President John Dramani Mahama Monday addressed students, faculty and staff at Kennesaw State University, the first such visit by a sitting head of state in the school’s 50-year history.
Before an audience of 600 at KSU’s Bailey and Family Performance Center, Mahama said economic and political conditions are improving in Africa.
“The Africa we all knew no longer exists,” Mahama said during a lecture that preceded a reading from his memoir, My First Coup d’Etat and Other
True Stories from the Lost Decades of Africa.
Mahama’s visit capped the university’s “Year of Ghana,” the latest in a long-running set of lectures and exchanges that underscore KSU’s international focus.
The Ghanaian president was in the United States to address the United Nations’ General Assembly and flew to Georgia at the invitation of KSU President Daniel Papp.
“It’s absolutely large for our university,” Papp said of Mahama’s visit.
Samuel Abaidoo, chairman of the Department of Sociology and Criminal Justice, began working to bring Mahama to KSU in 2011, traveling to
Washington, D.C., to meet with Ghanaian embassy officials in the hopes of securing a visit to the Georgia University of roughly 25,000 students.
Mahama, Abaidoo said, was the perfect guest to cap the school’s “Year of Ghana.”
Ghana paid for the trip of its president to the United States, and Abaidoo used funds from a $14 “global fee” each student pays to cover the cost of faculty, student and staff exchanges.
Papp said giving students more of a global perspective during their time at KSU has been a major point of emphasis for many years and is only intensifying as new technology makes the world seem more connected.
“We live in a globalized world,” Papp said. “You go down to your corner store to buy flowers, and you end up buying flowers from Brazil.”
Each year for the past 30, the school’s faculty and students select a country for intense focus. Information about that country is woven into a broad array of courses offered throughout the academic year. Students study abroad in the selected country, and students from that country are invited to study at KSU. There are also faculty exchanges.
Some 100 students and faculty from KSU have visited Ghana during the past year.
KSU has won national recognition for its international education efforts. And word is spreading about the school far beyond metro Atlanta.
At least 40 students from Ghana currently attend KSU, university officials said.
In a brief one-on-one interview with The Atlanta Journal-Constitution, Mahama said no college or university in the United States has more Ghanaian students than KSU.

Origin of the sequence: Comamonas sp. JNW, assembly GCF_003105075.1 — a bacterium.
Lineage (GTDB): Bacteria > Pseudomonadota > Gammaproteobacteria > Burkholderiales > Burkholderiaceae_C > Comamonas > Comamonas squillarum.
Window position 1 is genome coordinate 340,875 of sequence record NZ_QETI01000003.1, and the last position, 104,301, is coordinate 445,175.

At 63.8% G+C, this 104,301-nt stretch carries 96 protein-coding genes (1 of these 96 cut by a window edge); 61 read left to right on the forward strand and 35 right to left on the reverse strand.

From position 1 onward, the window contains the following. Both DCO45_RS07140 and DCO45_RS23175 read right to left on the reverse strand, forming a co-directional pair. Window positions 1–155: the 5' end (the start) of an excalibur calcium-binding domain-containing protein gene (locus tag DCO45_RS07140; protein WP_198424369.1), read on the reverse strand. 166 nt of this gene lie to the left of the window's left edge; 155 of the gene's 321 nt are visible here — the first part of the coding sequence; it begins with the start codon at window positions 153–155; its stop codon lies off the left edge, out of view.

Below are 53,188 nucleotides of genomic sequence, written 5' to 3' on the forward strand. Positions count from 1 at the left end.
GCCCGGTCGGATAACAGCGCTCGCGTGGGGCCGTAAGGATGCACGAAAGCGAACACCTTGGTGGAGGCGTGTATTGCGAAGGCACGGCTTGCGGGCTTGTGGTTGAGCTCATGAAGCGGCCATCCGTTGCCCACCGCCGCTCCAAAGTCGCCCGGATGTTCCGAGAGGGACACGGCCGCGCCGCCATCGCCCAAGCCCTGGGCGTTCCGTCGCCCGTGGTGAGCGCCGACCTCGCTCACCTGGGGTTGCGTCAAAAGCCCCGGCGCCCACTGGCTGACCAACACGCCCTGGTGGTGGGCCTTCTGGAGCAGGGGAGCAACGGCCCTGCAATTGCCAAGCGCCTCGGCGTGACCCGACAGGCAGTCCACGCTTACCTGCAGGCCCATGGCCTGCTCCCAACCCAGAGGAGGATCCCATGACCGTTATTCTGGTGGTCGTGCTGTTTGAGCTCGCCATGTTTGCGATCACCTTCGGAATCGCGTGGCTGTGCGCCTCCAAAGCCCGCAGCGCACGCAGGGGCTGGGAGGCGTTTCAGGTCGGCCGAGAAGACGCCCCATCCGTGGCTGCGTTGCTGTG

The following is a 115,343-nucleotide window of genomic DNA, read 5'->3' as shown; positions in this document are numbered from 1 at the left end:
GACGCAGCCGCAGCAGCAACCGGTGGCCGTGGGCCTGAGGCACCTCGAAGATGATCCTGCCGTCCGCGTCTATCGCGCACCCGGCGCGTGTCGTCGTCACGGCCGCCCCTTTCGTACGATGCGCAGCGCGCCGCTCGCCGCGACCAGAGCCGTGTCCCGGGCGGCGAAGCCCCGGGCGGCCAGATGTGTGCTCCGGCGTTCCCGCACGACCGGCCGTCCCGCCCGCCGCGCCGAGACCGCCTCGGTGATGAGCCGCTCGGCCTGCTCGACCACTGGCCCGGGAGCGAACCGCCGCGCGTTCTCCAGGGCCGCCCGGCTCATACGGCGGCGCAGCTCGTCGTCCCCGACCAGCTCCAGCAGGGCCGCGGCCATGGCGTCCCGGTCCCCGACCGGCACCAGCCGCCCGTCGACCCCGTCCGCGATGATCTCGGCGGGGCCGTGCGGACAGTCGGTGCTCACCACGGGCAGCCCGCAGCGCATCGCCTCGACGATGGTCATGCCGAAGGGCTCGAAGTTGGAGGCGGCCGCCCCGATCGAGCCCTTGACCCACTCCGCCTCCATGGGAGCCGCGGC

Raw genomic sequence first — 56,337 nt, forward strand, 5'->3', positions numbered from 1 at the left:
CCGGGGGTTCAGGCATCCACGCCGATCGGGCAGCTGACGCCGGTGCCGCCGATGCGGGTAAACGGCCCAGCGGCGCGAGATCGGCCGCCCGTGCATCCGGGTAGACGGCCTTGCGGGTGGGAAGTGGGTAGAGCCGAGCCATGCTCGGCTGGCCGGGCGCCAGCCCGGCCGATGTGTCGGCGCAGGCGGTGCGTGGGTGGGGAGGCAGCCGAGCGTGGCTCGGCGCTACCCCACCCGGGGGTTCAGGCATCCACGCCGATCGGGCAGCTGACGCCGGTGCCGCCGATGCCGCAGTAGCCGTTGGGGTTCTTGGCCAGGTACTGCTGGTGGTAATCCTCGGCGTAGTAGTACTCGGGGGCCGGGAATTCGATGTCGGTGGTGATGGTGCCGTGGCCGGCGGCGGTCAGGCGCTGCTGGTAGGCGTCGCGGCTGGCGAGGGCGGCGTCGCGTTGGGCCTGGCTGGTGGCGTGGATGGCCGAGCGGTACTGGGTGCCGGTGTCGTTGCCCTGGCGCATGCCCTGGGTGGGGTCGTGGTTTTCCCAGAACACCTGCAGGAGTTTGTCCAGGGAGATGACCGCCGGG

Two of those students, Peniel Kojo Gyebi and Priscilla Owusu, were busy with classes or work and could not attend Mahama’s lecture. Both, however, planned to see him before his visit to the school ended Monday afternoon.
Osusu, a 22-year old human services major from the West African nation’s capital, Accra, said she plans to return to her homeland after her studies to set up a children’s home.
Gyebi, a 25-year old finance major from the south Ghanaian city of Kumasi, said he returned for a year to visit relatives but came back to complete his studies.
Mahama said he hopes his visit sparks in students a curiosity about Ghana and Africa, which for too long have been viewed with pessimism or pity.
“There are a lot of misperceptions about Africa,” he said.
Among those misperceptions, Mahama said, was that the continent’s poverty, dictatorships and HIV-AIDS rates remain its most distinctive traits.
The continent does still struggle in those areas, but several nations, including Ghana, are seeing economic growth, stabilization and an embrace of democracy, he said.
Mahama’s own presidency came about not because of a coup but because he was serving as vice president in July of 2012 when Ghana’s president, John Mills, died. Mahama then won election to the presidency in his own right in December.
After he discussed a wide range of issues in his lecture — economic growth, democracy, the fight against poverty — Mahama read an excerpt from his memoir. Students laughed as he recounted humorous aspects of how a student bullied him and his classmates when they were young schoolchildren.
Then Mahama answered questions from the audience. One nearly stumped him.
He was asked what aspect of being president was most surprising.
“What shocked me was when I became president,” he said, drawing laughs. “I woke up in the morning as vice president. I went to bed in the evening as president.”